Au P'tit Mareyeur - Bar à huîtres
This region is known for the high quality of its fish and seafood. You might be able to eat these products everywhere in Europe, but they'll never taste the way they do here, freshly out the water and prepared by one of our expert chefs.
The Chausey Archipelago is a precious and fragile jewel of nature, teeming with marine life. Thanks to the combined efforts of the Conservatoire du Littoral (France's coastal conservation agency) and the local fishermen, these resources are continuously monitored and protected so as to stay intact for future generations. That's why, to this day, we can still eat the renowned blue lobster of Chausey, caught in its natural environment using lobster traps.
How is it served? Whether grilled or cooked in sauce, the main thing is not to alter its flavour too much; a simple homemade mayonnaise is enough to bring out the taste of the delicious Chausey blue lobster.
It's thanks to the purity of the seawater in Granville Bay that the scallops can thrive and reach full growth. This species of scallop, mostly found without coral, is prized by chefs for its delicate taste. It is fished by draw net only from October to May . Every year, the shellfish festival, "Toute La Mer Sur Un Plateau" (The Whole Sea on a Platter) marks the opening of the scallops season.
How is it served? : In a pan, as carpaccio, etc. Easy to cook, and all kinds of ways to do it. You can put it in fishcake, in a buckwheat pancake, on pizza... you name it!
The fishermen of Granville have been fishing whelk by draw net since the end of the 19th century. Their ancestral knowledge, passed down through the generations, has been fine-tuned and adjusted so as to preserve resources and enable year-round fishing. These days, the Granville Bay Whelk represents 55% of France's total whelk production and is greatly prized for its high quality. This is soon to receive official recognition, obtaining a Protected Geographical Indication (PGI) that classes this shellfish as a speciality particular to the region.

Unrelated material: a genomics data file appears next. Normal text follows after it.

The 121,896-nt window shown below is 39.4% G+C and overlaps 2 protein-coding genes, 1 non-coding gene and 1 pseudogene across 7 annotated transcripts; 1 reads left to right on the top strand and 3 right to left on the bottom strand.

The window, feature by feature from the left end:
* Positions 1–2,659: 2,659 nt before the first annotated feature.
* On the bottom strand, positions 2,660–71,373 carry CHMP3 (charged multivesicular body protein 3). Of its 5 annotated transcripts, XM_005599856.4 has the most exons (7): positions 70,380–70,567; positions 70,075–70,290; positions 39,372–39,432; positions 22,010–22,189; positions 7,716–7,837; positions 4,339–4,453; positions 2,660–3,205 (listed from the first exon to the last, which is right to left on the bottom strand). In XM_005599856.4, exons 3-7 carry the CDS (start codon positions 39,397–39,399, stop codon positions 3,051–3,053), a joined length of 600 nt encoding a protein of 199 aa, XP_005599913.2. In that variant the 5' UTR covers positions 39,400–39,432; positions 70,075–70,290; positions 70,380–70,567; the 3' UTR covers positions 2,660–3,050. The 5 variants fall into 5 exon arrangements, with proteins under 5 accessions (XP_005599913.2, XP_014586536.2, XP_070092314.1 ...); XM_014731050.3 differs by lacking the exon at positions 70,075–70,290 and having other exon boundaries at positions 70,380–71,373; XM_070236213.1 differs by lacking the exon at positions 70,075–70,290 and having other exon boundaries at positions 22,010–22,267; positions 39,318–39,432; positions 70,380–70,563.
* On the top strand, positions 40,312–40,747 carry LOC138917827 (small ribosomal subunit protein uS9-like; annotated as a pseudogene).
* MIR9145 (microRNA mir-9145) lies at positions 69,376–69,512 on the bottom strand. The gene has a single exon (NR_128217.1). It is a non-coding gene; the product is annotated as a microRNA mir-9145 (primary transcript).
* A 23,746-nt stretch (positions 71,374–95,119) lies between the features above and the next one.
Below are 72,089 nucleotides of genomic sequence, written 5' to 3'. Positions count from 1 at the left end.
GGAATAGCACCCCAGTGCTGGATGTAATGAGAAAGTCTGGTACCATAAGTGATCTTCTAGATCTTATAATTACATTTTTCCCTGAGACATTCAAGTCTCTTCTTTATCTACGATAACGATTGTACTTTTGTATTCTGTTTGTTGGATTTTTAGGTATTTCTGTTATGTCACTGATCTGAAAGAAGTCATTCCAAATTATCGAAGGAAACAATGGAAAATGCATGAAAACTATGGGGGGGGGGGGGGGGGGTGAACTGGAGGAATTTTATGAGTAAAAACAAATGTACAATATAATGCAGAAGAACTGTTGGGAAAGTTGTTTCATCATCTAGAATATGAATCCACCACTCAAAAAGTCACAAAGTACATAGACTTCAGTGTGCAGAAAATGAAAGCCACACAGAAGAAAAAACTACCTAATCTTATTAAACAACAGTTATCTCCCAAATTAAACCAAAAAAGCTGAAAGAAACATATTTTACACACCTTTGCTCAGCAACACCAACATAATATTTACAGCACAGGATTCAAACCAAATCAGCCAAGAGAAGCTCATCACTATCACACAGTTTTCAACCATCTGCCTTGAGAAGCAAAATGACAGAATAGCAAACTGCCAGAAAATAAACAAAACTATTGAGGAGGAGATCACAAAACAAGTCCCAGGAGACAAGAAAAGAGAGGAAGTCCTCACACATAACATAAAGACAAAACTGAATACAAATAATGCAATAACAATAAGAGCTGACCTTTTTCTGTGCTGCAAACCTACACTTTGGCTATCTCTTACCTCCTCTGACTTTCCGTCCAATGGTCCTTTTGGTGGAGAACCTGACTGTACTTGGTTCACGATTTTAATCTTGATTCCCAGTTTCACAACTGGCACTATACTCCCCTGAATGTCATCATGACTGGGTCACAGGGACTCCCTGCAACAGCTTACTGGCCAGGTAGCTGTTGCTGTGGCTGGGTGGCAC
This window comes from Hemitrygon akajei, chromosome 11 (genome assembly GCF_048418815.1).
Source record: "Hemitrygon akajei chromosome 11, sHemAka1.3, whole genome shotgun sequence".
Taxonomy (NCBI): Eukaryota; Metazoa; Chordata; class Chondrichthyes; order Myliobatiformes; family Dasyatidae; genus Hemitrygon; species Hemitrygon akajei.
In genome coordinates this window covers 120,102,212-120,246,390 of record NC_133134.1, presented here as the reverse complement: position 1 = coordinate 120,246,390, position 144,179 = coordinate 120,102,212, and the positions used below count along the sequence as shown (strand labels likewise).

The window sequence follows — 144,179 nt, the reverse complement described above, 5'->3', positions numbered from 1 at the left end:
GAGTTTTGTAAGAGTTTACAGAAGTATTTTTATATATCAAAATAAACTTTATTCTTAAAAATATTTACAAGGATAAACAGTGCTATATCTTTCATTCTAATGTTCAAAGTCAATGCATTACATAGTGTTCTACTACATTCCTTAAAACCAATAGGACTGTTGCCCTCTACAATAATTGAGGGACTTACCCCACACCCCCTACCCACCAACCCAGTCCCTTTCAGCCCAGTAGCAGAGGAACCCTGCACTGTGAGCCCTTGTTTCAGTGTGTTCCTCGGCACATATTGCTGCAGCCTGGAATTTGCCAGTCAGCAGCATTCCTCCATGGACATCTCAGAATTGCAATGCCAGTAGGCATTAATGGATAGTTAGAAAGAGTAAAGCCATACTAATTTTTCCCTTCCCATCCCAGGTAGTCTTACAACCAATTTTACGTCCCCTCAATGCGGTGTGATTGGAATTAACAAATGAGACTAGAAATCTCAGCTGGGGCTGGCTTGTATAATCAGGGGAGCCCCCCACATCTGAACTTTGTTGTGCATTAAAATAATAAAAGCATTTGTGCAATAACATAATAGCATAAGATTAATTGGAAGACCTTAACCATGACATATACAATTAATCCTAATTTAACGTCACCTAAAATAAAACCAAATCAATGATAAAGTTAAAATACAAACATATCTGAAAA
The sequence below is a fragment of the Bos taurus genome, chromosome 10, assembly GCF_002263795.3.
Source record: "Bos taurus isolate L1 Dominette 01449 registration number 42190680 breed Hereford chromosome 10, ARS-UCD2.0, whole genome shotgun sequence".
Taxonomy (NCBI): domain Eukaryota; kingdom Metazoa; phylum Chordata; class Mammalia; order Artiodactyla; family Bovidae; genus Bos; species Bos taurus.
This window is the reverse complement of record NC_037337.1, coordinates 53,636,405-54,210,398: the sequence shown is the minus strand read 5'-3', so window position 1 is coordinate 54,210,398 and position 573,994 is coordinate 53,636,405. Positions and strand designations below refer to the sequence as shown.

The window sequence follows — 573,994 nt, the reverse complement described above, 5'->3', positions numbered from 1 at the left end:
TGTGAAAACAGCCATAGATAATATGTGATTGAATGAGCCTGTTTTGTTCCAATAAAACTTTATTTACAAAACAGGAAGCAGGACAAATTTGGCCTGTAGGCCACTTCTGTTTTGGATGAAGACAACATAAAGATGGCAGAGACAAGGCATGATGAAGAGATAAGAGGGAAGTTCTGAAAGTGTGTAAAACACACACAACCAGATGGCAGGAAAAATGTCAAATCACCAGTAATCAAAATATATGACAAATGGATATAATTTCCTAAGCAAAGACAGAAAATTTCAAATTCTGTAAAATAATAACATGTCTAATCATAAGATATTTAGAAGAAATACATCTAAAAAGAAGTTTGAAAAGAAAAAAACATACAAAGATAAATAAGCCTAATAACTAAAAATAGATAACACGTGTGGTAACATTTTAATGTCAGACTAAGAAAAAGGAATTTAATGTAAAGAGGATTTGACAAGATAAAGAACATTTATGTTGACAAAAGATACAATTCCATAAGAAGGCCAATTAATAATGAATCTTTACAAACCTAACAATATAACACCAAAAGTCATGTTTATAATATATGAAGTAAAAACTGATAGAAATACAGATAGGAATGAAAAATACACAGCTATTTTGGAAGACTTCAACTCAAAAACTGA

How are they served? Locals love to have it for aperitif with a dab of homemade mayonnaise and a glass of dry white wine or cider.
Small but very fleshy and tasty, this type of mussel is grown on posts known as "bouchots", that are intermittently covered by the sea as the tide comes in and out. The mussel cultivators' methods take advantage of the abundance of phytoplankton in the nutrient-rich seawater to nourish the mussels, while keeping them out of the mud and away from the little crabs sometimes live in it.
How are they served? There are lots of different ways to prepare mussels: marinière, with cream, with Camembert, with chorizo, and so on. Whatever the recipe, though, they're usually served up with good old homemade chips!
Simply a must for anyone who loves oysters! Our oyster farmers have a particularly cherishing way of cultivating these renowned oysters: here in Normandy, the bag in which the oysters grow is turned over at least once a week (in contrast to other regions in France, when it's only moved once a month). This allows the oysters to make the most of nutrient-rich seawater, here where the tidal range is the biggest in Europe.
How is it served? They can be prepared in the traditional way with lemon juice or vinegar and shallots, or oven-baked with a dash of cream, gratinated with cheese. Or you can stick them on the barbecue!
These bivalve molluscs that live under the sand are real culinary gems once they're purged and thrown on the pan. They're easy to find, as you walk along the foreshore at low tide, collecting them with your family or friends. However, do please respect the quotas and size regulations for each of the species you collect. It's always going to be easier just to order themat the restaurant. They can be found on every menu, as part of a seafood platter or in the starters.
How are they served? If you're fishing them yourself, purge them straightaway in order to avoid munching on crunchy sand. Once they're thoroughly cleaned, all you need to do is fry them in butter with some parsley... So tasty!
The Bay of Granville is a crystal-pure basin where lots of different species of fish can thrive. Bream is the most popular among them, and local chefs know just what to do with it to whip up amazing taste sensations. With the fish market so close by, you can always find fresh fish in the specials of the day, from the daily catch landed at Granville harbour.
How are they served? Grilled, poached, in foil, in paella, "Choucroute de la Mer" (seafood with sauerkraut)...